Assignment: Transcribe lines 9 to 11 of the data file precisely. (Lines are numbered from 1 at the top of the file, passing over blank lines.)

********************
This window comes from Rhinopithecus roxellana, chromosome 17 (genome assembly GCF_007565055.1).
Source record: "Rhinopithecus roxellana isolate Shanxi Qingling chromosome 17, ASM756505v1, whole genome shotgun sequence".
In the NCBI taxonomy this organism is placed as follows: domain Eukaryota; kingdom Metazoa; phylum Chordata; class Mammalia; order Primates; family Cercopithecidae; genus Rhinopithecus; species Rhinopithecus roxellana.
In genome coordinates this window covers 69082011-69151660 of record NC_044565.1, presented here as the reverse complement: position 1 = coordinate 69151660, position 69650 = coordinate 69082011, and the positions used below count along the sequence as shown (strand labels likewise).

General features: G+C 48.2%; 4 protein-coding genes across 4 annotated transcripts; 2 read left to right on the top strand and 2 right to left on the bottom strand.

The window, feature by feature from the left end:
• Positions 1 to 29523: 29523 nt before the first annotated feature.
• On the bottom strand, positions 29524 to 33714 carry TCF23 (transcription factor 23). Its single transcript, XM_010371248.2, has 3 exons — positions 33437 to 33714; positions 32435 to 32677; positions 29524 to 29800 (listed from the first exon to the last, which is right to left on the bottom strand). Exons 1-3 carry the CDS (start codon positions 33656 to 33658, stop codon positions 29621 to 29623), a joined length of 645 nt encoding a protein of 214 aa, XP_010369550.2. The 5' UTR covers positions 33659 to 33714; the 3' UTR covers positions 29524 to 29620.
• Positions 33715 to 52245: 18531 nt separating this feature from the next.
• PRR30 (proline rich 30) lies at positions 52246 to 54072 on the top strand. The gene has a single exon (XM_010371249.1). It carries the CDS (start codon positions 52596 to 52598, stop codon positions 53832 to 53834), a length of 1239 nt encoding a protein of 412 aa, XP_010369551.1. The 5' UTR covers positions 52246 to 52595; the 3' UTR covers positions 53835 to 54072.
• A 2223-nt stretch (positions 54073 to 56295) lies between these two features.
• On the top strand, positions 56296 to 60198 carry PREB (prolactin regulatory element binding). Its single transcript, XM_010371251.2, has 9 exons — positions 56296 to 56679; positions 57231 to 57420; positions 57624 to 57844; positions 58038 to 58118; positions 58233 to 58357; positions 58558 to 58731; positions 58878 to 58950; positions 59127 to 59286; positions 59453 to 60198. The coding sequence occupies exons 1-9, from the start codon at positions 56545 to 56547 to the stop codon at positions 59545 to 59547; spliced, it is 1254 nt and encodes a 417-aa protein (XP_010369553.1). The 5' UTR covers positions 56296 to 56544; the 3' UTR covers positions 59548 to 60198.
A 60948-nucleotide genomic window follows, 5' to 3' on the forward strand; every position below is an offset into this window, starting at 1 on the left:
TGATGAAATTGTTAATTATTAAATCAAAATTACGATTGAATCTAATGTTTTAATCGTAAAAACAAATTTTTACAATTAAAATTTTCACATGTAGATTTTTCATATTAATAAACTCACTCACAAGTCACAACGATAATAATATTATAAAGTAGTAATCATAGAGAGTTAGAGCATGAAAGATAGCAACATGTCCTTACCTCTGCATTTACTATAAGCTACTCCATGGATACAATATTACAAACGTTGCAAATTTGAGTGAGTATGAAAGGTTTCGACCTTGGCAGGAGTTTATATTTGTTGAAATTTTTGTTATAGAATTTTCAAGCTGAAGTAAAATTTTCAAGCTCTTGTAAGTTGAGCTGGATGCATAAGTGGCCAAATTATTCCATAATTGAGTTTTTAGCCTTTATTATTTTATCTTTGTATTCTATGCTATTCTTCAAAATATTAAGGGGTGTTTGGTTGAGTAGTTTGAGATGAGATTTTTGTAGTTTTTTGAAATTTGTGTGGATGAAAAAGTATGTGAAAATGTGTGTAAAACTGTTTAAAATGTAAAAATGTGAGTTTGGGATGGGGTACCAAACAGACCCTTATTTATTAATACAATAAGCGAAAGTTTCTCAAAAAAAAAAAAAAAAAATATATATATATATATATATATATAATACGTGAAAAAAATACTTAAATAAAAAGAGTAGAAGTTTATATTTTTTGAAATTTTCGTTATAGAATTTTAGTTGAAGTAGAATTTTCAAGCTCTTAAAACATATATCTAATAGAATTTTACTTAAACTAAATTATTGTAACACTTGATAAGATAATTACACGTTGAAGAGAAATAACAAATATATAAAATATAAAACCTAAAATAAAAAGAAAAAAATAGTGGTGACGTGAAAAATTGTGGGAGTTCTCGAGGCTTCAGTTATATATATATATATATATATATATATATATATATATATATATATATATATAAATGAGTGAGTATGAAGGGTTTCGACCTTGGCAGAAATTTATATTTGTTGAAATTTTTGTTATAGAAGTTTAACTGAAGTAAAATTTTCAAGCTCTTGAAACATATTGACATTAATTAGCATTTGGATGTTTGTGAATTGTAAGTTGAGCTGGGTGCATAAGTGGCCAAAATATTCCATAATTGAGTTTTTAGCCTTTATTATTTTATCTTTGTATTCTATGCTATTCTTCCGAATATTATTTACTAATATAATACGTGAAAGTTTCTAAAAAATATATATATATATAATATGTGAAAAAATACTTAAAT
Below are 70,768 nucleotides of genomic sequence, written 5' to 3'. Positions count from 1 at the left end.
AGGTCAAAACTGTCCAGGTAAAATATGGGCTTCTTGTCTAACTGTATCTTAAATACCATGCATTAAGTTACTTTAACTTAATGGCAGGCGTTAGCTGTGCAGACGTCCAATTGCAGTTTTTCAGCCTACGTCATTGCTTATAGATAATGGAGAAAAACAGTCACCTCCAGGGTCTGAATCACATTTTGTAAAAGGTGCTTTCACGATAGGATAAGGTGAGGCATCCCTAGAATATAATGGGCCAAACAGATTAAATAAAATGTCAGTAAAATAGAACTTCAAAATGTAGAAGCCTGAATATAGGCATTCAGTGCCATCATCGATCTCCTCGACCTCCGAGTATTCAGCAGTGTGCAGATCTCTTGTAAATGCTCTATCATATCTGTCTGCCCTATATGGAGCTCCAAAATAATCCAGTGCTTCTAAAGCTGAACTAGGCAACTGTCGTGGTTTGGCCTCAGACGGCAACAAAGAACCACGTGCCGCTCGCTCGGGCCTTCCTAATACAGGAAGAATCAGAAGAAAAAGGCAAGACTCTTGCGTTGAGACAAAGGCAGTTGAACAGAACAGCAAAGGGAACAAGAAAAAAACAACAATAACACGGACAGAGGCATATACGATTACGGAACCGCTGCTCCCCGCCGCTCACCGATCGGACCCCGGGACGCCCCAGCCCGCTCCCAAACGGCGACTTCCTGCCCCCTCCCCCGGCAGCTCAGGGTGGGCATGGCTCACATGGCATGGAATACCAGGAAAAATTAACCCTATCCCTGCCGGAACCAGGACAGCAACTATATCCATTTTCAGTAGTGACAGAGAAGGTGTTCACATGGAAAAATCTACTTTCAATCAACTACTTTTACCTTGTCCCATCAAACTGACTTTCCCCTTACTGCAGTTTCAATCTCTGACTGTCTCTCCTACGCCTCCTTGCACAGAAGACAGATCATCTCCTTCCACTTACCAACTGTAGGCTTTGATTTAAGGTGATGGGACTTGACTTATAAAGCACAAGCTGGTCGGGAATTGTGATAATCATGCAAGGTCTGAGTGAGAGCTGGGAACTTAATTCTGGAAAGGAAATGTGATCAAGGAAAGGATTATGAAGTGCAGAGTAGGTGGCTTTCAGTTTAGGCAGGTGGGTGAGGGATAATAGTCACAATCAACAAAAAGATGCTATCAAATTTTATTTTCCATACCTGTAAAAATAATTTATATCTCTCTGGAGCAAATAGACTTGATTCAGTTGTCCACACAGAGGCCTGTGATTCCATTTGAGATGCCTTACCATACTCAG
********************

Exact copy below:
• Positions 33715 to 52245: 18531 nt separating this feature from the next.
• PRR30 (proline rich 30) lies at positions 52246 to 54072 on the top strand. The gene has a single exon (XM_010371249.1). It carries the CDS (start codon positions 52596 to 52598, stop codon positions 53832 to 53834), a length of 1239 nt encoding a protein of 412 aa, XP_010369551.1. The 5' UTR covers positions 52246 to 52595; the 3' UTR covers positions 53835 to 54072.
• A 2223-nt stretch (positions 54073 to 56295) lies between these two features.